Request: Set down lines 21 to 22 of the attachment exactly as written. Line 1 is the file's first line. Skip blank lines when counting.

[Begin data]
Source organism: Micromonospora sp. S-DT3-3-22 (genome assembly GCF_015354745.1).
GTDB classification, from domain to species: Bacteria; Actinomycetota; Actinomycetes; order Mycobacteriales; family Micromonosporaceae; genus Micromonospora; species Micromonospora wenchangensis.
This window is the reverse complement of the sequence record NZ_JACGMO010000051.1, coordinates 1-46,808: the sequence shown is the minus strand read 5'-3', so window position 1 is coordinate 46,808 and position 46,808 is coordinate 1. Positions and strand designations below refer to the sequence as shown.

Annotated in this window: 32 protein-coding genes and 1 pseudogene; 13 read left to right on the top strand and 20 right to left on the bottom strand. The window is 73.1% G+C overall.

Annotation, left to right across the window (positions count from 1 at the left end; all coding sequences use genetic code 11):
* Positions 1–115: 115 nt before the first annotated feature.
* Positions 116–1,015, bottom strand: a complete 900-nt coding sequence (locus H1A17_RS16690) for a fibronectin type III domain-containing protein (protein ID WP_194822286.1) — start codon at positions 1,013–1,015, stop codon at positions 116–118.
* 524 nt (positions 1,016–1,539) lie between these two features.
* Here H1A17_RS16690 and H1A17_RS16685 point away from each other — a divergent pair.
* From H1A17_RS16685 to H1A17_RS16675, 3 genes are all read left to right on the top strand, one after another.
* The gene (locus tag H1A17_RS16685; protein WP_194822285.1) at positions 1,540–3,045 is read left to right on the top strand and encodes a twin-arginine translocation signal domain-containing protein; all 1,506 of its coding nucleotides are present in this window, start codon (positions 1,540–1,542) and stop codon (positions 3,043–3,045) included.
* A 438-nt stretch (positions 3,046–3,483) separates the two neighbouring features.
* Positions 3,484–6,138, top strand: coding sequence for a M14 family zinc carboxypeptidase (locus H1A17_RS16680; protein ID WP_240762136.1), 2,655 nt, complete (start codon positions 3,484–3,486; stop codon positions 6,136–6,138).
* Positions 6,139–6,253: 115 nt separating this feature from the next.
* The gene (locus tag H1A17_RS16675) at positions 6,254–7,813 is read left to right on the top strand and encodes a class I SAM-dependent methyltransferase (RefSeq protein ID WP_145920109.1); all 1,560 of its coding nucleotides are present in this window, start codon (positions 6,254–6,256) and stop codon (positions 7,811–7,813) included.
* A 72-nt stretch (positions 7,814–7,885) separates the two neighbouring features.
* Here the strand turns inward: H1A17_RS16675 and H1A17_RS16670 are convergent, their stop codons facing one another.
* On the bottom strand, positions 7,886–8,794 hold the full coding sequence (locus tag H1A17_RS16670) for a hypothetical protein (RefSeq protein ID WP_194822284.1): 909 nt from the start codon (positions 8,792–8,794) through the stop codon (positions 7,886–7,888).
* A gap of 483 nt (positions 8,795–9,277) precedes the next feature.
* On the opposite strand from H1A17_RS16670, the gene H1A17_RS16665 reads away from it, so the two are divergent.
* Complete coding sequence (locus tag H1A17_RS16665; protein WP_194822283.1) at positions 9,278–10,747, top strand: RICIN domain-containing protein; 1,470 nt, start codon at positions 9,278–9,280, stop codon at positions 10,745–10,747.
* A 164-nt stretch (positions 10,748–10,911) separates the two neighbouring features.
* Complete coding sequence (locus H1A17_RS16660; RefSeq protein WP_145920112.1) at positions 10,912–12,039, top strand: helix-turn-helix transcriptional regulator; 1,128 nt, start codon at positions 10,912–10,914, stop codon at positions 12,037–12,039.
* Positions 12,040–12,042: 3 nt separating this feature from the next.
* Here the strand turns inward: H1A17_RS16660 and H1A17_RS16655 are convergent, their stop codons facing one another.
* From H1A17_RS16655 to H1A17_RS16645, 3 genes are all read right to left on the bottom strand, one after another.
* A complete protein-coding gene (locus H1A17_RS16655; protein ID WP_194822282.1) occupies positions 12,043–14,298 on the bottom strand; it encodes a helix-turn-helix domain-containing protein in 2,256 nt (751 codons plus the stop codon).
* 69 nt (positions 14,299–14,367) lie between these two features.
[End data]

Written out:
* Complete coding sequence (locus tag H1A17_RS16665; protein WP_194822283.1) at positions 9,278–10,747, top strand: RICIN domain-containing protein; 1,470 nt, start codon at positions 9,278–9,280, stop codon at positions 10,745–10,747.
* A 164-nt stretch (positions 10,748–10,911) separates the two neighbouring features.